Using Gmail with Postfix on Ubuntu

Postfix is a dependency of mdadm, but it took me a couple of separate attempts to get it configured to use Gmail as its SMTP relay. There are a lot of good Postfix tutorials out there, but this post will detail the steps I took for my particular situation. I'm currently running Ubuntu 11.10 Server 64-bit, so I needed mdadm to be able to send me notification emails, and I already had CA and server certs for Apache and ProFTP, so I'll skip those steps here.
I started out by following Ubuntu's community documentation on Postfix, which had some good information on generic configuration (I recommend using Maildir), but I ended up following a blog post by Mark Sanborn, because it focuses on using Gmail. I borrow heavily from that post, so I thank Mark for his work, but the post itself misses a couple of things that caused me trouble. Several comments to that post provided solutions, so I include those corrections.
If you need to generate certs, I suggest you follow steps 1-3 from Mark Sanborn's post, however in my example, the CA cert is /etc/ssl/certs/cacert.pem, the server cert is /etc/ssl/certs/hierax.crt, and the server key is /etc/ssl/private/hierax.key. The /etc/ssl tree is a more appropriate location for their storage when you have multiple applications sharing certs.
  1. Install the Postfix package.
    The Postfix package is built with and so has dependencies on the encryption library packages necessary to use Gmail as an SMTP relay, so we just install postfix.
    sudo aptitude install postfix
    You'll have to do some initial setup during the installation, an explanation for which I suggest you read the Configuration section of the Ubuntu community documentation link above.
  2. Install the SASL package.
    The libsasl2-modules package is required to use TLS which Google requires.
    sudo aptitude install libsasl2-modules
    Most likely because I'm running the 64-bit version of Ubuntu 11.10 Server, the SASL modules were installed into /usr/lib/x86_64-linux-gnu/sasl2/, but Postfix expects them in /usr/lib/sasl2/, so I created symlinks:
    sudo ln -s /usr/lib/x86_64-linux-gnu/sasl2/libanonymous.so /usr/lib/sasl2/libanonymous.so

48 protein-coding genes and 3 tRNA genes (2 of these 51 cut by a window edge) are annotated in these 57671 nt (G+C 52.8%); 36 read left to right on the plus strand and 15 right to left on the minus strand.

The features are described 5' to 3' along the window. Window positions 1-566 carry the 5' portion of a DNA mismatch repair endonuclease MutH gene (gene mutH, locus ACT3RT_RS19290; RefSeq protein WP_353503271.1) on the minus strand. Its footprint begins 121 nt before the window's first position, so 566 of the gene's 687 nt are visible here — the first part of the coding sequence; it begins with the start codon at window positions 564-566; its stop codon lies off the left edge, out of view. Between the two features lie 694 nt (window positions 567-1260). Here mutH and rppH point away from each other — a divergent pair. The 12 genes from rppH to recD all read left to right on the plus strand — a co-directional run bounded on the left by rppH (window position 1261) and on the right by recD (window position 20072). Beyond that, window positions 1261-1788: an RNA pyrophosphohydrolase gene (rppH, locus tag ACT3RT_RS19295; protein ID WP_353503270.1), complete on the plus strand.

sudo ln -s /usr/lib/x86_64-linux-gnu/sasl2/libcrammd5.so /usr/lib/sasl2/libcrammd5.so
    sudo ln -s /usr/lib/x86_64-linux-gnu/sasl2/libdigestmd5.so /usr/lib/sasl2/libdigestmd5.so
    sudo ln -s /usr/lib/x86_64-linux-gnu/sasl2/liblogin.so /usr/lib/sasl2/liblogin.so
    sudo ln -s /usr/lib/x86_64-linux-gnu/sasl2/libntlm.so /usr/lib/sasl2/libntlm.so
    sudo ln -s /usr/lib/x86_64-linux-gnu/sasl2/libplain.so /usr/lib/sasl2/libplain.so
    sudo ln -s /usr/lib/x86_64-linux-gnu/sasl2/libsasldb.so /usr/lib/sasl2/libsasldb.so
  3. Bind Google's CA cert to ours.
    Ubuntu already comes with the Equifax Secure CA cert that Google uses (it used to be Thawte Premium Server CA), so we just have to append it to our CA cert. This command will have to be run as root.
    sudo su -
    cat /etc/ssl/certs/Equifax_Secure_CA.pem >> /etc/ssl/certs/cacert.pem
  4. Edit the Postfix configuration file.
    I can't guarantee that all of these parameters are necessary, as they're a combination of those from the two guides I linked above, but it works for me.
    # TLS Settings
    smtp_use_tls = yes
    smtp_tls_CAfile = /etc/ssl/certs/cacert.pem
    smtp_tls_cert_file = /etc/ssl/certs/hierax.crt
    smtp_tls_key_file = /etc/ssl/private/hierax.key
    smtp_tls_session_cache_database = btree:${data_directory}/smtp_scache
    smtp_tls_note_starttls_offer = yes
    smtp_tls_security_level = encrypt
    tls_random_source = dev:/dev/urandom
    # SASL Settings
    smtp_sasl_auth_enable = yes
    smtp_sasl_password_maps = hash:/etc/postfix/sasl_passwd
    smtp_sasl_security_options = noanonymous
    smtp_sasl_tls_security_options = noanonymous
    broken_sasl_auth_clients = yes
    relayhost = [smtp.gmail.com]:587
    transport_maps = hash:/etc/postfix/transport
  5. Setup the transport file.
    The following line goes into /etc/postfix/transport and tells Postfix to send all mail through gmail; see the transport man page for more information.
    * smtp:[smtp.gmail.com]:587
    Next we turn the transport file into a lookup hash for Postfix; this will generate /etc/postfix/transport.db.
    sudo postmap /etc/postfix/transport
  6. Setup the SASL password file.
    The SASL password file we defined above as /etc/postfix/sasl_passwd stores login information for the SMTP server.
    [smtp.gmail.com]:587 <your_username>@gmail.com:<your_password>
    This file too has to be turned into a lookup hash; the resulting file is /etc/postfix/sasl_passwd.db.
    sudo postmap /etc/postfix/sasl_passwd
  7. Restart Postfix.
    sudo /etc/init.d/postfix restart
    You should see something like the following at the end of /var/log/mail.log:
    Oct 15 23:03:34 hierax postfix/master[4394]: terminating on signal 15
    Oct 15 23:03:35 hierax postfix/master[24450]: daemon started -- version 2.5.5, configuration /etc/postfix
  8. Test it out.
    You can test your configuration without actually sending an email; the -bv switch to sendmail just sends an email report to your local mailbox for testing.
    sendmail -bv <test email addr>
    You should see something like the following at the end of /var/log/mail.log:
    Oct 15 23:15:16 hierax postfix/smtp[24677]: AFD01BE2DE: to=<<test email addr>>, relay=smtp.gmail.com[]:587, delay=1.5, delays=0.04/0.01/1.3/0.09, dsn=2.1.5, status=deliverable (250 2.1.5 OK 6sm1385198qwk.24)
So there you are. Again, thanks very much to Mark Sanborn for his post on this topic.

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